Here’s what one of my board descriptions looks like for my Pinterest Tips board:
Step 3: Pinning relevant pins
Surprisingly, the pins on your boards are part of board SEO! (And, they are way more important than you might think.)
Pinterest boards are a way of grouping similar pins.
So, when you pin something to a board, Pinterest is going to think that your pin is similar to the pins already on the board. That creates a relationship between them. Then, Pinterest will likely distribute your pin who had an interest in pins like the other ones on that board.
Similar pins often have a text and visual relationship. This means they often have similar:
- Pin images
- Words on pin images
- Keywords in title or description
Here’s an example:
I created a test board called “Bucket Lists.” Here are some pins that I put on it:
Now, look at what happens when I click on the “More Ideas” tab at the top:
Pinterest is able to populate some more pin ideas for the board based on what they can tell from the pins already on the board! (And, they are pretty similar…both visually and content-wise!)
That being said, you need to make sure that the pins you pin to each board will help Pinterest to understand exactly what the board is about.
For example, if you had a board about dessert recipes, you wouldn’t want to put some random chicken or pasta recipes on it.
Here’s what you should pin…
What should you pin to your Pinterest boards?
On your boards, you want to make sure that the pins (especially the first pins on the board) are the most high quality and relevant pins you can find.
Where can you often find the most high quality and relevant pins? The Pinterest search results!
Pinterest’s entire goal with the search results is to provide the most relevant and high quality pins to users based on their search queries (since Pinterest wants to provide a positive user experience to keep users on the app).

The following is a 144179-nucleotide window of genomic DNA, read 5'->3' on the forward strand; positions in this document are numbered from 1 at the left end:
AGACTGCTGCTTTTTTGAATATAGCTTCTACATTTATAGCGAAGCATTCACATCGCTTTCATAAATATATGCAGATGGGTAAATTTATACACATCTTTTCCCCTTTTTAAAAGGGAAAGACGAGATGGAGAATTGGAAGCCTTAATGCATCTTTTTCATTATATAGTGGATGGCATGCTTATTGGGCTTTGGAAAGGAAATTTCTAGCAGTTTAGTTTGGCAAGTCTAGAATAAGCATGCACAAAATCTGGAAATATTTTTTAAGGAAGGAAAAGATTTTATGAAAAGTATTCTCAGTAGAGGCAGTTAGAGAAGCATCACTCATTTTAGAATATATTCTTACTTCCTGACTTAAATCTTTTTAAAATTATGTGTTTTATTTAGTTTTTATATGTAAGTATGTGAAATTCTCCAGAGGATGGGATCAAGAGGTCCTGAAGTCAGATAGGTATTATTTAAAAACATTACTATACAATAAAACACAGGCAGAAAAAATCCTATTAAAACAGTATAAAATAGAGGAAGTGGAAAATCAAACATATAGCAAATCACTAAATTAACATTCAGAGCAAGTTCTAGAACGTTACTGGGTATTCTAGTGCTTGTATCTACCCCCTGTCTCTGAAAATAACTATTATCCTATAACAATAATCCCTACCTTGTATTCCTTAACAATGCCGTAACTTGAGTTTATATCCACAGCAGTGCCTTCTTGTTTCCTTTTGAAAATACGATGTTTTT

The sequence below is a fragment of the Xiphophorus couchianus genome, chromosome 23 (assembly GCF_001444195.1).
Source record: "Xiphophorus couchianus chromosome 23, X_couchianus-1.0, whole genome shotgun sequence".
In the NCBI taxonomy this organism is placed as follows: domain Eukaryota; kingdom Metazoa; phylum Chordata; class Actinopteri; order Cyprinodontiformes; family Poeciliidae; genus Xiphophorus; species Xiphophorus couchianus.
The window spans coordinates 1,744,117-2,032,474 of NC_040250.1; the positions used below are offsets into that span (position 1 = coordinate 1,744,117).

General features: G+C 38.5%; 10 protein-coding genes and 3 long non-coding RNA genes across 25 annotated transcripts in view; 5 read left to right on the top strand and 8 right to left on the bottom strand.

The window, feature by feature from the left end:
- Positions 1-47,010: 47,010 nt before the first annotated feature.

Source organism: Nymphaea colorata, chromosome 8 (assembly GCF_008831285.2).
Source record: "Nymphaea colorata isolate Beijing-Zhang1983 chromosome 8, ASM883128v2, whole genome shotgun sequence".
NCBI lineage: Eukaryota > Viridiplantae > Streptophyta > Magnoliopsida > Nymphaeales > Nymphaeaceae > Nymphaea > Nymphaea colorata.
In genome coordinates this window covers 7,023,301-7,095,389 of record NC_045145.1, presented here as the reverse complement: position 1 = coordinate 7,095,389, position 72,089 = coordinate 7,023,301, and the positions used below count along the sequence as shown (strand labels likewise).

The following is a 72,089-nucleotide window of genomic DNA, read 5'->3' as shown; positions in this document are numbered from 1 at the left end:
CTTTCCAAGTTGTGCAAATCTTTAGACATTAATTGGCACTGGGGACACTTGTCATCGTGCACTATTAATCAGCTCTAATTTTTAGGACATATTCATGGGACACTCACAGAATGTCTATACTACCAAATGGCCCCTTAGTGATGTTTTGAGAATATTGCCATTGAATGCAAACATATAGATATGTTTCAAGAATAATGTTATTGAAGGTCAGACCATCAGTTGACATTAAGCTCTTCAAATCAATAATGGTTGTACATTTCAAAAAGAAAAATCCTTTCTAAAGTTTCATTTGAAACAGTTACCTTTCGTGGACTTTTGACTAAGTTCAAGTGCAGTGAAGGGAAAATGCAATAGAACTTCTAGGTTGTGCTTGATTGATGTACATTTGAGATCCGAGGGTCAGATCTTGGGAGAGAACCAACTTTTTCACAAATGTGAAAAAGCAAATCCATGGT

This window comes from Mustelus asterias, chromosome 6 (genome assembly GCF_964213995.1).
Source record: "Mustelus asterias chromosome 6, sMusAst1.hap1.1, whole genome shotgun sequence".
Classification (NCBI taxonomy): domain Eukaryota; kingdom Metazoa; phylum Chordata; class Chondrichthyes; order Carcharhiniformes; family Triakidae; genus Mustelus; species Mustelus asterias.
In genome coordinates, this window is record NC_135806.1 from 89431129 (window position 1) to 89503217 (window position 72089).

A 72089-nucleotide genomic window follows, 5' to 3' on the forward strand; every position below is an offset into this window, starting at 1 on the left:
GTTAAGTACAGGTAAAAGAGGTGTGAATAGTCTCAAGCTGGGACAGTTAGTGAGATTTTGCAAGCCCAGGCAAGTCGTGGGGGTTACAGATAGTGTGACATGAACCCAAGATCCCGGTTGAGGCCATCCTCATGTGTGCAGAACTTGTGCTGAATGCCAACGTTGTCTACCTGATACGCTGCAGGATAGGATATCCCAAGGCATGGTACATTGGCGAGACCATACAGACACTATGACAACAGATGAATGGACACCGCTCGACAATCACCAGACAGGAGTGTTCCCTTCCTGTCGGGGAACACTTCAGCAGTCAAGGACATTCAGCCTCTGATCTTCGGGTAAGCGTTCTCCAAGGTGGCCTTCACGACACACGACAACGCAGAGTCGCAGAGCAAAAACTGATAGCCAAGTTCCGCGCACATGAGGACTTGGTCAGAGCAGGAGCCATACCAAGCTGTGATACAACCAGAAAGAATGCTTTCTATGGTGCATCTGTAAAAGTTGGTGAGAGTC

I always suggest searching the keyword of your board title and pinning some of the top results. And if you see any relevant, high quality pins in your home feed, save those too!
In terms of your own content, Pinterest is favoring fresh pins. This means that Pinterest wants you to consistently create new pins.
Pinterest even says this in their Best Practices and How To Make Pins Guide! Pinterest says: “Create regularly. Create new, original Pins at least once a week, for a steady stream of content.”
You should be pinning your own pins to its most relevant board.
This is ESSENTIAL because it helps Pinterest to better understand exactly what your pin is about (then distribute it to users)!
You should not re-pin your pins to other boards, either. So, make sure you’re saving them to one board that is the best fit!
Tip: Make sure to have other pins saved to your boards before you start saving your own pins to boards. This will help to give Pinterest a better idea of what the board is about so it will better understand your pins.
What type of pins should you pin to boards?
Pinterest has many different pin formats — Standard, Video, and Idea, Product.
This is totally up to you!
Personally, I prefer to pin standard pins (especially because I’m a blogger and Idea Pins aren’t really the best for bloggers…I explain why in this post).
Do board sections help with Pinterest SEO?
Sections don’t impact board SEO — they are simply a way to organize boards to improve user experience.
However, I don’t really use them, and I don’t plan on it (or recommend it) either.
Once I did use board sections though. It was for a board called “Seasonal Fashion.” And in it, I had four sections:
- Summer Fashion
- Spring Fashion
- Winter Fashion
- Fall Fashion
However, when you create board sections, you can not add a description for each section.
I realized that I’d rather create an individual, keyword-rich, SEO optimized board for each of those sections rather than keeping them sections of one larger board. I think that would boost the reach of the pins on them MUCH more.
That is what I suggest you do as well.
Tailwind, a popular Pinterest scheduler, even says in this post “While using sections will help your Pinned content appear in search, it’s no more effective than creating Pinterest Boards with niche titles.”
I think sections can be great for personal accounts, but for business purposes, I don’t recommend them.
Should you have board covers?
You absolutely don’t need board covers for your Pinterest boards. It’s up to you — if you want them, feel free to add some!